The Plazas of Ponferrada

Ponferrada is about one-third the size of León and has about one-tenth as many bars and also about one-tenth as many tourists. We walked all over old town Leon and crossed perhaps twenty plazas but in Ponferrada we only visited two and we crossed them every day. Here’s a breakdown of our daily walk:

Parque del Gil y Carrasco (also known as El Plantio). This entrance is across the street from our hotel.

Click on any photo to see a larger version of that photo.

From our hotel we walked down Calle Gral. Vives past the park El Plantio (larger than any park we saw in León) to a large roundabout called La Carrasca and we continued on Calle Ancha until we hit the first of the two plazas — Plaza Ayuntamiento.

La Carrasca. This monument is a tribute to the 19th century poet and writer Enrique Gil y Carrasco. It was installed in the center of the Plaza Virgen de la Encina about a hundred years ago and then moved to Park Gil y Carrasco in 1926. About twenty years ago it was moved again to the roundabout where Calle Gral. Vives and Calle Ancha meet. Gil y Carrasco’s most popular work was an historical novel called El Senor de Bembiibre (Lord of Bembibre). The statue represent Beatriz, one of the main characters in the novel that took place during the times of the Knights Templar. Gil y Carrasco was born and raised in El Bierzo and lived for a time in Ponferrada. During our three-day stay we came across a street, a park, a high school and a roundabout monument dedicated to him.

Plaza Ayuntamiento consists of the town hall, a high school (IES Gil y Carrasco), a couple of hotels,  a few stores and a few restaurants with outdoor seating. My sisters were staying at one of the hotels – Hotel Aroi Bierzo Plaza – and we visited them one evening. They only stayed two days and went on to Sarria for one night while we stayed in Ponferrada for one more night.

The Barquilero (waffle maker) stands outside the Hotel Aroi Bierzo Plaza.

This statue is a tribute to a character named Pepe Cortes, a popular barquilero from Parada del Sil. Barquillos are waffles made of unleavened dough and sweetened with sugar and honey. Barquilleros were popular street peddlers during the 19th and 20th centuries. There are still some wandering around the streets of Madrid.

Calle del Reloj with its clock tower connects the two plazas. The torre del reloj was built over the gate of the only portion still standing of the medieval wall that once surrounded the city.

A few pilgrims greet each other in front of the Basilica de Nuestra Senora de la Encina.

The old town hall (see photo here) is the dominant building on the Plaza Ayuntamiento. A church holds that record on the Plaza Virgen de la Encina. The Basilica de Nuestra Senora de la Encina was built in the 16th century in the Renaissance style. The baroque steeple was added in the 17th century.

The interior of the basilica. The image of the Virgen de la Encina that resides behind the altar dates from the 16th century.

The story of the Virgin of the Live Oak (Virgen de la Encina) , sculpture by Venancio Blanco.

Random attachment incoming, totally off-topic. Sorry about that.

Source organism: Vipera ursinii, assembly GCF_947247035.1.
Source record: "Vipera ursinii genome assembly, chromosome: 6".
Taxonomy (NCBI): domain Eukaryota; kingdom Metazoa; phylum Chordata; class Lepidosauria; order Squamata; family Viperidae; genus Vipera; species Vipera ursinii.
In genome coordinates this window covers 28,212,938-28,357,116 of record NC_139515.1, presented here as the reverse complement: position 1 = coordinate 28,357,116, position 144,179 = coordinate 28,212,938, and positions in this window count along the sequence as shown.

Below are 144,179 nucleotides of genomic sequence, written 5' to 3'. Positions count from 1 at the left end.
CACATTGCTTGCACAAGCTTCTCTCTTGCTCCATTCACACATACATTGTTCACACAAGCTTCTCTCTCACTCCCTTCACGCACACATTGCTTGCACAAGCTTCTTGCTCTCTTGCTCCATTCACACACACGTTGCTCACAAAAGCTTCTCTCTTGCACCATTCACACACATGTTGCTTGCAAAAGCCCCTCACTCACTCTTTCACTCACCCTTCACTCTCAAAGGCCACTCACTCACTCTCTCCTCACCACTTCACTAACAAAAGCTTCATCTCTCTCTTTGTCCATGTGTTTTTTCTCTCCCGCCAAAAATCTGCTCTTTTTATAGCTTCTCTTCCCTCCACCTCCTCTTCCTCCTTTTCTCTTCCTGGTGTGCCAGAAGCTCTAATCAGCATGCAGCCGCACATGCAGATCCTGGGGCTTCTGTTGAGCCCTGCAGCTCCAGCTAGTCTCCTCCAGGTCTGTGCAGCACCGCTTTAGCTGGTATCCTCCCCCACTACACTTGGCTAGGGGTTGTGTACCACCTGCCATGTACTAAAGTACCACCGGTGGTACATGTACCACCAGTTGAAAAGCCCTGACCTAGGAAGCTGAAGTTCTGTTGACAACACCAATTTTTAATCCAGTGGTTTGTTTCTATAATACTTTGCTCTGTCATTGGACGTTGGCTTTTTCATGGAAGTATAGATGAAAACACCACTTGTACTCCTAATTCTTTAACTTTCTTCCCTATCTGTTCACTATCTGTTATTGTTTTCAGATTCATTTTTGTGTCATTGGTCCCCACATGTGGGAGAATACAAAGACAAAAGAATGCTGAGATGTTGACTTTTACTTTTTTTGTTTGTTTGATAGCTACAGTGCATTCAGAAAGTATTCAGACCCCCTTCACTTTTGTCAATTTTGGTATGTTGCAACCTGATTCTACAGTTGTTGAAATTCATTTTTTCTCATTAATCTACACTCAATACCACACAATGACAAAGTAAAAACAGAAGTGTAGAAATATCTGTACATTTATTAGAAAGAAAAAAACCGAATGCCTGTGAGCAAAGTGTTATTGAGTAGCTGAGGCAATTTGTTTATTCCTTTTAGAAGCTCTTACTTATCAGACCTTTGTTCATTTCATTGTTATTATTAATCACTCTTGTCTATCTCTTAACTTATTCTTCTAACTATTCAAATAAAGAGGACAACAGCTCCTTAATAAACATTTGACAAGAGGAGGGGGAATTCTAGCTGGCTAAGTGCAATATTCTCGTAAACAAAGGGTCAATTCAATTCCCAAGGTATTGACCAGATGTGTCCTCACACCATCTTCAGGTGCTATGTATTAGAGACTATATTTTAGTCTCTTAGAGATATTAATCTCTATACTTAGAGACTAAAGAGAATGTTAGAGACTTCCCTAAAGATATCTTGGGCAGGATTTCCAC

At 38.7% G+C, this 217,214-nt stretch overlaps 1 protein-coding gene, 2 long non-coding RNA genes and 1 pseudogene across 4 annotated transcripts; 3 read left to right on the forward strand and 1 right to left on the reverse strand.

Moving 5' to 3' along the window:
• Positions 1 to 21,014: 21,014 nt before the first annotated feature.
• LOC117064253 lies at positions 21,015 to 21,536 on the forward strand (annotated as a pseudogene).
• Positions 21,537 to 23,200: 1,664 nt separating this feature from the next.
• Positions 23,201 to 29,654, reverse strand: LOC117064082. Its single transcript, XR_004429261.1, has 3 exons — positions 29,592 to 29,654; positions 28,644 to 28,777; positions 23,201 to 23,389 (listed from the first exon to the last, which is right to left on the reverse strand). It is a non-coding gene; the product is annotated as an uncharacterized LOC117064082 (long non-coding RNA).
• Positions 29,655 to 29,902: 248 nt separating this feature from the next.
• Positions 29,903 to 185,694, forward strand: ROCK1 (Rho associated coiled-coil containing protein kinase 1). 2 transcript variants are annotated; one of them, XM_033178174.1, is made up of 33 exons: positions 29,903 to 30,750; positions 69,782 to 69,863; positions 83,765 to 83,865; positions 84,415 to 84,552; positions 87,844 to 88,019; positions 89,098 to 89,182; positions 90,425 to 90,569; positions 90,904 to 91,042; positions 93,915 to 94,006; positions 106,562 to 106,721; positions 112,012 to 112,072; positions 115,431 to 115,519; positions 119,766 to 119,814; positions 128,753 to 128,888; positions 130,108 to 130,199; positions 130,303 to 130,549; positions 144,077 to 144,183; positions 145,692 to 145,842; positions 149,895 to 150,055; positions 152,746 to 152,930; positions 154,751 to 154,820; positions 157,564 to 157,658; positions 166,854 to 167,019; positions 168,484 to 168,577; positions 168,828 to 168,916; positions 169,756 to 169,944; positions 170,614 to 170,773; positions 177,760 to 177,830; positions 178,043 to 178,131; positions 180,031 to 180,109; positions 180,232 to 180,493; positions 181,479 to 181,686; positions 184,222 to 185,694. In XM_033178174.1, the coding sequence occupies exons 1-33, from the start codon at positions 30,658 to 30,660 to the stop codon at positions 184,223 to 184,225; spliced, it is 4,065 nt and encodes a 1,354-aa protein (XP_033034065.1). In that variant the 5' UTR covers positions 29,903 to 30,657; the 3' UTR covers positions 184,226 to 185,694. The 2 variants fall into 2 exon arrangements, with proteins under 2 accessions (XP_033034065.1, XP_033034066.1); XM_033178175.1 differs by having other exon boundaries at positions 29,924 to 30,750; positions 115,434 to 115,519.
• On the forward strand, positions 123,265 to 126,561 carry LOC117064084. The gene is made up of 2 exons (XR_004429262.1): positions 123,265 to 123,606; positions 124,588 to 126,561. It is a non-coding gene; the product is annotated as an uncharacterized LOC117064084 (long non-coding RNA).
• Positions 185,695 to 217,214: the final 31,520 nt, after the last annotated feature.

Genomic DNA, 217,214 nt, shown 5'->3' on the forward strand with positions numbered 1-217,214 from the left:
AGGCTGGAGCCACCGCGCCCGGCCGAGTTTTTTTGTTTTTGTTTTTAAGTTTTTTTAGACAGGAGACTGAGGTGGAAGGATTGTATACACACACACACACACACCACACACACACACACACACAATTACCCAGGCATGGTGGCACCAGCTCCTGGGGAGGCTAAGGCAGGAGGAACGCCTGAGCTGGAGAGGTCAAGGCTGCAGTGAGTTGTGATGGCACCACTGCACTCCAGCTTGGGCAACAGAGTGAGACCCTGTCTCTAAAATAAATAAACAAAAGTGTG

Here’s the story: Saint Helena, mother of the Emperor Constantine, discovered the True Cross in Jerusalem in the year 326 when she was 80 years old. Then in the year 450  Saint Toribio, soon to become bishop of Astorga,  ended his work in Jerusalem and brought a huge portion (25 inches) of the cross  home along with other relics and a statue of mother and child representing Mary and her baby Jesus. 500 years later a monk named Saint Genadio hid the statue in an oak tree near Ponferrada in fear that it would be desecrated or stolen by a Muslim army advancing on El Bierzo. 400 years after this a Templar knight out looking for wood in the building of the Templar Castle split an old oak tree and discovered a niche containing the Byzantine statue. Every September 8th Ponferrada  celebrates this event, known as the Day of the Encina, with Fiestas de la Encina. The Virgen de la Encina is nowadays considered the patron of the El Bierzo region.

The northernmost tower of the Knights Templar Castle looms behind the plaza. The Castle’s entrance is down the road nearly three blocks away.

My wife shopped at this souvenir shop while I walked around the plaza taking pictures.

Hostal, cafe and museum on Calle Gil y Carrasco which ends at Plaza Virgen de la Encina.

Pilgrims walking the Camino Frances enter the plaza by walking up Calle Gil y Carrasco from Avenida del Castillo. We walked down this street and stopped for a beverage at one of the many cafes on the left side. On the right side stands the Castle of the Knights Templar which will be the subject of my next few postings.

Cafes on Calle Gil y Carrasco offer lunch by the Castle wall.

At the end of each day we walked back through the two plazas to our hotel which was about a mile away.

 

 

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About crowcanyonjournal

I am a family man with interests in family history, photography, history and travel.
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